- Take your camera out into the backyard, a nature strip or a nearby park, and photograph areas of nature where you think animals might live. Take pictures of trees, leaves and grasses and see if you can name the plants/animals when you get home. By printing them off and sticking them into a book, your child can create their own story.
- Go on an adventure bike ride. Remember all your cycling safety, and simply enjoy riding in the fresh air.
- Go on a picnic. Pencil in your diary or on the family calendar one day to venture out into nature. Encourage your children to help pack the food, and discuss where it has come from. You could picnic at your local park, beach, river or even just in the back garden.
- Set up a colouring in and painting table. Ask your child to draw or paint a number of environmental images, including trees, rivers, and animals. You can also use leaves that have fallen off trees as stamps, by painting them and pressing onto paper. If you can, doing this outside is perfect. See your child’s interpretation of nature.
- Lend a hand in the garden. If you do have a garden space, ask you child to assist with raking leaves and pulling weeds. Check out if you have a community garden in your local area by searching on Communitygarden.org.au.
- Take an indoor toy outdoors. Introduce your child’s favourite toy, game or book to nature.
- Create an obstacle course. This could be indoors or outdoors, and you could use trees to run around, a pile of leaves to jump over, a stick ladder on the lawn.
- Create a collection of nature objects. Try and collect one item each day. It could be as simple as a leaf or a stone. Use each object to tell a story – perhaps about where it came from and what or who it has come across before reaching your hand. Although make sure you don’t take anything from a National Park, or any animal’s homes.
- Visit a local look out, hill or mountain. See the world from a different view. Talk about how birds and animals see the world differently to us. Discuss what the world might look like for a magpie, and how it might seem for an ant. If it’s safe, roll down the hill – careful not to get too dizzy!
- Watch the sunrise or the sunset. Find a natural environment to watch the sunset. If you aren’t by the sea or a river, you could watch the sun rise or fall behind a tree in the local park.
- Make a grass trumpet. Pull a blade of grass (making sure it’s clean) and put it between your lips. Press your lips and blow out, trying to push the air out of your mouth. It will make a squeaky, trumpet-like sound kids will love and be fascinated by.
- Go camping. Set a date to go camping with your family. There are great options for hiring camping gear if you don’t have the resources (time/money/storage space) to own it.
- Look for shapes in the clouds. Sit down and create a story. As the clouds change, the story will evolve.
- Create a nature mystery bag. Find a box and put in a collection of nature objects, with different textures and shapes. Ask you child to guess what it is, and discuss where it’s come from. Next time they’re outside, ask them to collect some natural items (safely – or with the assistance of another adult), for them to create a mystery box for you.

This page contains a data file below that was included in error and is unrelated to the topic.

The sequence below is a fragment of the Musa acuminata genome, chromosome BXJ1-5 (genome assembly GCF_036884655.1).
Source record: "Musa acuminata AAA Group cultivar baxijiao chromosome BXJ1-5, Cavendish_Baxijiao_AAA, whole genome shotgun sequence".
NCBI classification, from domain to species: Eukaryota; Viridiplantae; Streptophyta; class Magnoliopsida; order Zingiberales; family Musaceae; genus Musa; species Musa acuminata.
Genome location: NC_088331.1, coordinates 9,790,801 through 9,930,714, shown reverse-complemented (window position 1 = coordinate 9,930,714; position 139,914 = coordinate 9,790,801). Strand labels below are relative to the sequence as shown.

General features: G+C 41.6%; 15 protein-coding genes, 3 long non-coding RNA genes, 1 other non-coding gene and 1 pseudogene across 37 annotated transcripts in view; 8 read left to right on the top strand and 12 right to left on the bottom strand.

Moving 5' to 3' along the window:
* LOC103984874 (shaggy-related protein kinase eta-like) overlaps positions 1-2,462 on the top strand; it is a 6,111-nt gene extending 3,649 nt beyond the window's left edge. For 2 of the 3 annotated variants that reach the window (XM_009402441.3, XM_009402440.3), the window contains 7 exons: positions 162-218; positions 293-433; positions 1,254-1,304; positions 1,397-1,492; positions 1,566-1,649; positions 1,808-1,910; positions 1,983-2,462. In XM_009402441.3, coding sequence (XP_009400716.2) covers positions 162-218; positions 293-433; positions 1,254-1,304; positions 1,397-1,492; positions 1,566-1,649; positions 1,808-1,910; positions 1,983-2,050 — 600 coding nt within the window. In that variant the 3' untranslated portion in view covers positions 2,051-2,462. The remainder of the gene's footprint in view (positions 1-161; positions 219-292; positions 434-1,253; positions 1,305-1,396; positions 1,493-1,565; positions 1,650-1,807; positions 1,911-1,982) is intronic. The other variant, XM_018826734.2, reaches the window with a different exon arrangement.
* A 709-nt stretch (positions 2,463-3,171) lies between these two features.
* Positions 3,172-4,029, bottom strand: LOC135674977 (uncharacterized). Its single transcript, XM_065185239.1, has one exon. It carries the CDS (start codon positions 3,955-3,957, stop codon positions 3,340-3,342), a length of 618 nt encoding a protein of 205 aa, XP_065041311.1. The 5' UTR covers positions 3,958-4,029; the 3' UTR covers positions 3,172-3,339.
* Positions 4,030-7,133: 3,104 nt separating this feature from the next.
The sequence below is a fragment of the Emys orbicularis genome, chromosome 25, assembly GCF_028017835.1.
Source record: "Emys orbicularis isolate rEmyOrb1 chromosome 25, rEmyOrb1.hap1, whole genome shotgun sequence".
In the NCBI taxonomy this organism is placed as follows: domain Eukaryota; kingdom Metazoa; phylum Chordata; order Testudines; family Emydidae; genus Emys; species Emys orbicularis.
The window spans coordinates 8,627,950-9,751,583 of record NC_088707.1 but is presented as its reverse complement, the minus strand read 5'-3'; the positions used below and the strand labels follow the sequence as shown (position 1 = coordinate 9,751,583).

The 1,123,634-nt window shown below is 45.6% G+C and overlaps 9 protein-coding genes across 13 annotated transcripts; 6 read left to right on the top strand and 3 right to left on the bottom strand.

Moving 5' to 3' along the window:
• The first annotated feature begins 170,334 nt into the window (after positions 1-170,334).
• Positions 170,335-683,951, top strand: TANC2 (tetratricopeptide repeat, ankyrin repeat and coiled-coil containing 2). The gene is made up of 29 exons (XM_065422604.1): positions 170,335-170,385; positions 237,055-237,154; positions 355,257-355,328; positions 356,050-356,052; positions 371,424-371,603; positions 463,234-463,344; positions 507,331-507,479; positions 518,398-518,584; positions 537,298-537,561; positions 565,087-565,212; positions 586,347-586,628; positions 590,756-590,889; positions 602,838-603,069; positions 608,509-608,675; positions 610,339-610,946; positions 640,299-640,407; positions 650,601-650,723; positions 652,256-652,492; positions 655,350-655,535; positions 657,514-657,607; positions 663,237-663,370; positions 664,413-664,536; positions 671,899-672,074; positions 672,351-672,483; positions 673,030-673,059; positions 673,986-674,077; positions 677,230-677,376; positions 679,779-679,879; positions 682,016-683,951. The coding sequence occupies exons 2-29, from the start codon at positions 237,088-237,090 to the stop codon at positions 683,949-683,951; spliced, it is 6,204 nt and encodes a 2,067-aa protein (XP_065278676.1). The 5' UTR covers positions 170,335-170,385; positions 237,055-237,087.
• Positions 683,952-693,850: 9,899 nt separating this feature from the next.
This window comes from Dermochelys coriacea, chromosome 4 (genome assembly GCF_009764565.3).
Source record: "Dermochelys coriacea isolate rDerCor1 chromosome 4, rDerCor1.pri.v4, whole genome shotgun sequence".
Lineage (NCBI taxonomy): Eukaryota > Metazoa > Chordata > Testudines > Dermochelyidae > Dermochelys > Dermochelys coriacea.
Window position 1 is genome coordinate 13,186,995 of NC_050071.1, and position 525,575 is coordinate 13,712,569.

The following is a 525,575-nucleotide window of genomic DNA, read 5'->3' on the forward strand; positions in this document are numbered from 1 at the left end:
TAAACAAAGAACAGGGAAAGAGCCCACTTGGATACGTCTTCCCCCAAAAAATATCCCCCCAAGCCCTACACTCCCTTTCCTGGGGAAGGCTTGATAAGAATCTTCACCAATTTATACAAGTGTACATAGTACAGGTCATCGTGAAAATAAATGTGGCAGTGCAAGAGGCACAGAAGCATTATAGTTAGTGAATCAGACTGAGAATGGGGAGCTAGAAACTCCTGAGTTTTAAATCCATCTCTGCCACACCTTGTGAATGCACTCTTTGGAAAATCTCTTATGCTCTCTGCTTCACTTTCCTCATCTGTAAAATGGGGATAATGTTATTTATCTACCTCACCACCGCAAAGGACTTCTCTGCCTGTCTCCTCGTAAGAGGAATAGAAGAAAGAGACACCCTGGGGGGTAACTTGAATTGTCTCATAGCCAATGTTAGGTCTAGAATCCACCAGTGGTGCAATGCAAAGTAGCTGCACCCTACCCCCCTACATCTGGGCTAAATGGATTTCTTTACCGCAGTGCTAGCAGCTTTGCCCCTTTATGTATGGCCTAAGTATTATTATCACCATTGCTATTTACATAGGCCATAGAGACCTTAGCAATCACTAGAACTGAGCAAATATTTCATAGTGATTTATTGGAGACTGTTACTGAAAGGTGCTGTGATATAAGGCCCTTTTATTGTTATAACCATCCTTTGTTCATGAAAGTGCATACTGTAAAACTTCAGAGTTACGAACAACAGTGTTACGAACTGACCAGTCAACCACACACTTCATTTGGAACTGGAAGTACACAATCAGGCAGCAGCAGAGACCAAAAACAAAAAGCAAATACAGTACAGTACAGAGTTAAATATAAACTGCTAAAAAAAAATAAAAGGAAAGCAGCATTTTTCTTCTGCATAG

- Start a nature journal. Ask your child to write down all their favourite things in nature. If there’s something they’ve learnt about, but haven’t seen, add it to the list and try and find a time and place to catch a glimpse or make a visit. Use this to reflect as well. How did they feel when they saw it? Where were they, and who were they with? What was the weather like? Keep adding to the list, and watch it grow and change.
Tree Day Planet Ark
Ten fun ways for parents to encourage children to experience the great outdoors
Whether the idea of taking your children out into nature fills you with a sense of excited anticipation or nervous dread, one thing is certain – today, more than ever, we are well aware of the benefits of childhood contact with nature.
Increasing the time Queensland children spend in unstructured play outdoors and in nature
Unlock the secrets of playing in Nature to GROW super healthy happy kids.
GROW with Nature Play is the practical play app featuring heaps of things-to-do, tips, hints, and all sorts of information about how and why playing in nature can benefit your baby.
Designed for children 0 – 3 years old, the important formative years of a child’s life, GROW with Nature Play allows parents to plan age appropriate play lists that can help GROW their child’s
The Ten Core Rights of a Child
1. The Right to affection, love and understanding
2. The Right to adequate nutrition and medical care
3. The Right to free medical care
4. The Right to full opportunity for play and recreation
5. The Right to a name and nationality
6. The Right to special care, if handicapped
7. The Right to be among the first to receive relief in times of disaster
8. The Right to be a useful member of society and to develop individual abilities
9. The Right to be brought up in a spirit of peace and universal brotherhood
10. The Right to enjoy these rights, regardless of race, color, sex, religion, national or social origin
Source: Based on the United Nations’ Declaration on the Rights of a Child